For farmers who grow soyabeans, the additional health benefits come at no extra cost.
But even for urban families, soya-based foods like soya chunks are relatively cheap, but even more nutritious than all the various meats sold on the market.
Soyabean and health
From a strategic point of view, Zimbabwe can significantly reduce its national health bill by promoting production and consumption of soyabeans on a wide scale.
Malnutrition will be a thing of the past and there will be little need to buy expensive prescription immune boosters for HIV-infected individuals because the soya-based diet will help boost immunity.
Although we did not carry out clinical trials, most of the HIV patients we encouraged to adopt soya-based diets, gained weight and have survived for many years.
Soyabean contains anti-nutrition factors such as certain carbohydrates that cause flatus (kufufutirwa), and poor digestion of proteins.
If not properly processed soyabean-based foods such as soya bread, ‘chimodho’ will have an un-pleasant ‘beany’ off flavor.
Cooking time can also be too long; a challenge where fuel is expensive or not readily available.
Roasting of soyabean is popular, but research shows that roasting does not remove all the anti-nutrition factors.
As a result, most of the proteins pass through the body undigested and therefore unused.
The same is true when one feeds raw soyabeans to animals.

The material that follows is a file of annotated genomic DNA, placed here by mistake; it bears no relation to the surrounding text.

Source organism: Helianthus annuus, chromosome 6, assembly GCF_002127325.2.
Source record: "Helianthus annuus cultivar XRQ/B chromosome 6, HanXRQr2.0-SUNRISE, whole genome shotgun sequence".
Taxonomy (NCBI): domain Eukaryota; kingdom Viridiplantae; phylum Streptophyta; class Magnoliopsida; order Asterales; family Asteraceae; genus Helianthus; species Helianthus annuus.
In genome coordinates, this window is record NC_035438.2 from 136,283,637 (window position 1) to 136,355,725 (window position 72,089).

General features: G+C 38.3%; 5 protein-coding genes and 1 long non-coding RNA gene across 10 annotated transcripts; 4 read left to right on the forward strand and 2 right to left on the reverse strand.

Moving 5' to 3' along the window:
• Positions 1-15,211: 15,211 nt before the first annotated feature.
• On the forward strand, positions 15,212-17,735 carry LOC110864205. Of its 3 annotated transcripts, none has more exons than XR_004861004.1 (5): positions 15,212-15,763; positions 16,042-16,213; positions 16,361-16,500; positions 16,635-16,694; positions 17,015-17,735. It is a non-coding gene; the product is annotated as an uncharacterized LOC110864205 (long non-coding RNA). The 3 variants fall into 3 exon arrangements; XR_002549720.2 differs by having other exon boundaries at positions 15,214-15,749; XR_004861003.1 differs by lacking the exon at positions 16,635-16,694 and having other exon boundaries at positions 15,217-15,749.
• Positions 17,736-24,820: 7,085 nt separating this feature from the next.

Chickens and pigs fail to gain weight.
The anti-nutrition factors can be easily removed through proper processing even at home.
The Soyabean Promotion Programme staff has developed a formal course to train people on (a) How to grow soyabeans and (b) Processing soyabeans for home consumption.
The training is normally carried out after the harvesting of soyabeans, during the dry season from June to October.
Farmers, women’s and youth groups are normally trained over a period of three to five days.
The training may combine the two components: Production and Home Processing or only one of these.
Those wishing to get more information or to arrange for training may approach the Soyabean Promotion Programme at the University of Zimbabwe on landline telephone Harare 04 303211 extension 15530 or e-mail firstname.lastname@example.org.
The costs of the training cover fees, materials, travel and certificates will vary depending on the location where the training is conducted and the content to be covered.
Training is availed to groups only not individuals.
Groups or Individuals may make an appointment using the above contact details to discuss their training needs.
This involves treatments to remove anti-nutrition factors and processing the soyabeans to produce material that can be used in different recipes.
Use is made of the usual tools and utensils found at home.
These include the pestle and mortar (duri nemutsi), the sieve, rusero and the pots and pans and of course wood, paraffin or gas stove or open fire.
Processing is in three stages: removal of anti-nutrition factors, formulating the soya material and cooking.
A wide range of household foods can be made at home.
These will include, but are not limited to soya milk (both fresh and sour), ‘eggs’, soya coffee, maputi, soya-fortified porridge and sadza, soya butter (dovi), soya usavi, soya bread (chimodho), soya confectioneries (baked products) and nutritious beverages and many more.
During training, the participants also innovate unique techniques and recipes.
In the next article we shall discuss soyabean processing on a larger scale including small-to-medium-scale processing.
The idea will be to explore the potential for value addition for the wider market.
IN the previous article we looked at aspects of soyabean marketing.